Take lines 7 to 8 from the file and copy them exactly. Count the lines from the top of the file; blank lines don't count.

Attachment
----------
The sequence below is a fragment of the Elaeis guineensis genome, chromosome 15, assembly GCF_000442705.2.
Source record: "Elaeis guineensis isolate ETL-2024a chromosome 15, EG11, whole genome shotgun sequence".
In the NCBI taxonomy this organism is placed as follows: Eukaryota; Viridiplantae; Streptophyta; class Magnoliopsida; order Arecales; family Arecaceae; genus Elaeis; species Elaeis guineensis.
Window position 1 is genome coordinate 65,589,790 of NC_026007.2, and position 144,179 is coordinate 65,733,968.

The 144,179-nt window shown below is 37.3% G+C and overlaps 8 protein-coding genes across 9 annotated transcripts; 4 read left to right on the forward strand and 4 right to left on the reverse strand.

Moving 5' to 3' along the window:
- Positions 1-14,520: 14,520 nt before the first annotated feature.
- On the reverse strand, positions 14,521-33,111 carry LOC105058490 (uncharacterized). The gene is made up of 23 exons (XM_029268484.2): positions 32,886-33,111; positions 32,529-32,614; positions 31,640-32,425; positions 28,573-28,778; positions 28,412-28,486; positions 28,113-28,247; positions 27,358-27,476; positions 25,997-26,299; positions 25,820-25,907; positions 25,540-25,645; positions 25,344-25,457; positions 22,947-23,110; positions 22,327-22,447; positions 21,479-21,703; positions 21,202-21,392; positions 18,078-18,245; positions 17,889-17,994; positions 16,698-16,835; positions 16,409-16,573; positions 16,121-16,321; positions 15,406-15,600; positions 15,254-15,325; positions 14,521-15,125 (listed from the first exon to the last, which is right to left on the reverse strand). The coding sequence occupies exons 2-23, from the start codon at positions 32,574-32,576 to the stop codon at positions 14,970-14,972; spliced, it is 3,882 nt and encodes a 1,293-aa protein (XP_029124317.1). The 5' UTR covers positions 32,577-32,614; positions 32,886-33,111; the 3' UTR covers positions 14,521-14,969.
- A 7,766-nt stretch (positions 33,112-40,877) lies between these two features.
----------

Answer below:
- Positions 1-14,520: 14,520 nt before the first annotated feature.
- On the reverse strand, positions 14,521-33,111 carry LOC105058490 (uncharacterized). The gene is made up of 23 exons (XM_029268484.2): positions 32,886-33,111; positions 32,529-32,614; positions 31,640-32,425; positions 28,573-28,778; positions 28,412-28,486; positions 28,113-28,247; positions 27,358-27,476; positions 25,997-26,299; positions 25,820-25,907; positions 25,540-25,645; positions 25,344-25,457; positions 22,947-23,110; positions 22,327-22,447; positions 21,479-21,703; positions 21,202-21,392; positions 18,078-18,245; positions 17,889-17,994; positions 16,698-16,835; positions 16,409-16,573; positions 16,121-16,321; positions 15,406-15,600; positions 15,254-15,325; positions 14,521-15,125 (listed from the first exon to the last, which is right to left on the reverse strand). The coding sequence occupies exons 2-23, from the start codon at positions 32,574-32,576 to the stop codon at positions 14,970-14,972; spliced, it is 3,882 nt and encodes a 1,293-aa protein (XP_029124317.1). The 5' UTR covers positions 32,577-32,614; positions 32,886-33,111; the 3' UTR covers positions 14,521-14,969.